Chapter 7: Factoring

7.3 Factoring Trinomials where a = 1

Factoring expressions with three terms, or trinomials, is a very important type of factoring to master, since this kind of expression is often a quadratic and occurs often in real life applications. The strategy to master these is to turn the trinomial into the four-term polynomial problem type solved in the previous section. The tool used to do this is central to the Master Product Method. To better understand this, consider the following example.

Example 7.3.1

Factor the trinomial x^2 + 2x - 24.

Start by multiplying the coefficients from the first and the last terms. This is 1\cdot -24, which yields −24.

The next task is to find all possible integers that multiply to −24 and their sums.

\begin{array}{cc} \text{multiply to }-24\hspace{0.25in}&\text{sum of these integers} \\ -1\cdot 24&23 \\ -2\cdot 12&10 \\ -3\cdot 8&\phantom{0}5 \\ -4\cdot 6&\phantom{0}2 \\ -6\cdot 4&-2 \\ -8\cdot 3&-5 \\ -12\cdot 2&-10 \\ -24\cdot 1&-23 \end{array}

Look for the pair of integers that multiplies to −24 and adds to 2, so that it matches the equation that you started with.

For this example, the pair is -4\cdot 6, which adds to 2.

Now take the original trinomial x^2 + 2x - 24 and break the 2x into -4x and 6x.

Rewrite the original trinomial as x^2 - 4x + 6x - 24.

Now, split this into two binomials as done in the previous section and factor.

x^2 - 4x yields x(x - 4) and 6x - 24 yields 6(x - 4).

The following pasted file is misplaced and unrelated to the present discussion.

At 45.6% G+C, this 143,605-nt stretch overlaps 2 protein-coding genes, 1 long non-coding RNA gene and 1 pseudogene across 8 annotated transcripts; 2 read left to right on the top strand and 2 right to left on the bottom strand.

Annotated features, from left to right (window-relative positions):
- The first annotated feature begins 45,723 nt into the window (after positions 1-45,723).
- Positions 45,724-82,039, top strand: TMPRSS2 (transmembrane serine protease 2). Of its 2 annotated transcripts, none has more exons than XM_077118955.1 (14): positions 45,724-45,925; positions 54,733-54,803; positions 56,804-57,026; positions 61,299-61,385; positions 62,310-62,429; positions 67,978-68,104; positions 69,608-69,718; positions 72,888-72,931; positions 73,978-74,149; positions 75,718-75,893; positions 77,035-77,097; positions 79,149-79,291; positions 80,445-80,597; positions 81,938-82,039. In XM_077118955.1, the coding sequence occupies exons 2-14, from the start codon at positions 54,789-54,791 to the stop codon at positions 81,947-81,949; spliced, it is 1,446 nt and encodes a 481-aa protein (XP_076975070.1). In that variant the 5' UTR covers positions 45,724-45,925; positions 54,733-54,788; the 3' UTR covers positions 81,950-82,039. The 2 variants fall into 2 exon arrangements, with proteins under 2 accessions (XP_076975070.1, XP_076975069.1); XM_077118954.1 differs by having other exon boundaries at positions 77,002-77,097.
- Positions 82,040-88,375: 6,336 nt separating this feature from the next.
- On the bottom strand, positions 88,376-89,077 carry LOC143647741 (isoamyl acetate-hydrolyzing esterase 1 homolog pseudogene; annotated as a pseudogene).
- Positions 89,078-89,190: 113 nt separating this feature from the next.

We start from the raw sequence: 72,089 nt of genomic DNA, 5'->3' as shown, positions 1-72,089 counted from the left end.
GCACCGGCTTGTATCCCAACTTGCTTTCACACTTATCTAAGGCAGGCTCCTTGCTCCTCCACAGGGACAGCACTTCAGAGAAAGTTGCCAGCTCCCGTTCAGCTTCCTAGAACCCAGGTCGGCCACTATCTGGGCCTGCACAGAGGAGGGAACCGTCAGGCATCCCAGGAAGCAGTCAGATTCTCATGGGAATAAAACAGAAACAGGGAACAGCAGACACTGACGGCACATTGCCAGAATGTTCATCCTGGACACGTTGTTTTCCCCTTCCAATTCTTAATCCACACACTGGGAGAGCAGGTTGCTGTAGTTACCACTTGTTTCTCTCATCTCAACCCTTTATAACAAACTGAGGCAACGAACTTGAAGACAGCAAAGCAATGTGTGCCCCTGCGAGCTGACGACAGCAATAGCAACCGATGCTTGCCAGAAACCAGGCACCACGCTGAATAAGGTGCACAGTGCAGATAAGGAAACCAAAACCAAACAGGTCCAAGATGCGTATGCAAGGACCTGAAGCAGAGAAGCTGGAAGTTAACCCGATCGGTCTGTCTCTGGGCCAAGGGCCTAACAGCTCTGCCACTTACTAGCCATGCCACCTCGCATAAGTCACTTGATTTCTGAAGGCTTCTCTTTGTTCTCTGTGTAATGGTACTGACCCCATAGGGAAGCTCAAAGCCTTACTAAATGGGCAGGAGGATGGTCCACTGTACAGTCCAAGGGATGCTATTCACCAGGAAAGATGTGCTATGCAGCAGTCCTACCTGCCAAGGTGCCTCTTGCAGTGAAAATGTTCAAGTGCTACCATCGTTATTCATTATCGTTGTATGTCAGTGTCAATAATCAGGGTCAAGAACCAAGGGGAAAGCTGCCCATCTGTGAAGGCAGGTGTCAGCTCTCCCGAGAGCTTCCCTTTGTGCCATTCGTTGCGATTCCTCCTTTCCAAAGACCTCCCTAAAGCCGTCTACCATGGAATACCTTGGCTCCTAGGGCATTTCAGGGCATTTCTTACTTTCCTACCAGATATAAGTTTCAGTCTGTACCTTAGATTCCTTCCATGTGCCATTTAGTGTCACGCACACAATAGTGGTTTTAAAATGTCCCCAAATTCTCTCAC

x^2 - 4x + 6x - 24 becomes x(x - 4) + 6(x - 4).

x(x - 4) + 6(x - 4) factors to (x - 4)(x + 6).

x^2 + 2x - 24 = (x - 4)(x + 6)

Example 7.3.2

Factor the trinomial x^2 + 9x + 18.

Start by multiplying the coefficients from the first and the last terms. This is 1\cdot 18, which yields 18.

The next task is to find all possible integers that multiply to 18 and their sums.

\begin{array}{cc} \text{multiply to }18\hspace{0.25in}&\text{sum of these integers} \\ 1\cdot 18&19 \\ 2\cdot 9&11 \\ 3\cdot 6&9 \\ 6\cdot 3&9 \\ 9\cdot 2&11 \\ 18\cdot 1&19 \end{array}

Look for the pair of integers that multiplies to 18 and adds to 9, so that it matches the equation that you started with.

For this example, the pair is 3\cdot 6, which adds to 9.

Now take the original trinomial x^2 + 9x + 18 and break the 9x into 3x and 6x.

Rewrite the original trinomial as x^2 + 3x + 6x + 18.

Now, split this into two binomials as done in the previous section and factor.

x^2 + 3x yields x(x + 3) and 6x + 18 yields 6(x + 3).

x^2 + 3x + 6x + 18 becomes x(x + 3) + 6(x + 3).

x(x + 3) + 6(x + 3) factors to (x + 3)(x + 6).

x^2 + 9x + 18 = (x + 3)(x + 6)

Please note the following is also true:

\begin{array}{cc} \text{multiply to }18\hspace{0.25in}&\text{sum of these integers} \\ -1\cdot -18&-19 \\ -2\cdot -9&-11 \\ -3\cdot -6&-9 \\ -6\cdot -3&-9 \\ -9\cdot -2&-11 \\ -18\cdot -1&-19 \end{array}

This means that solutions can be found where the middle term is 19x, 11x, 9x, -19x, -11x or -9x.

Questions

Factor each of the following trinomials.

  1. p^2+17p+72
  2. x^2+x-72
  3. n^2-9n+8
  4. x^2+x-30
  5. x^2-9x-10
  6. x^2+13x+40
  7. b^2+12b+32
  8. b^2-17b+70
  9. u^2-8uv+15v^2
  10. m^2-3mn-40n^2
  11. m^2+2mn-8n^2
  12. x^2+10xy+16y^2
  13. x^2-11xy+18y^2
  14. u^2-9uv+14v^2
  15. x^2+xy-12y^2
  16. x^2+14xy+45y^2

<a class=”internal” href=”/intermediatealgebraberg/back-matter/answer-key-7-3/”>Answer Key 7.3

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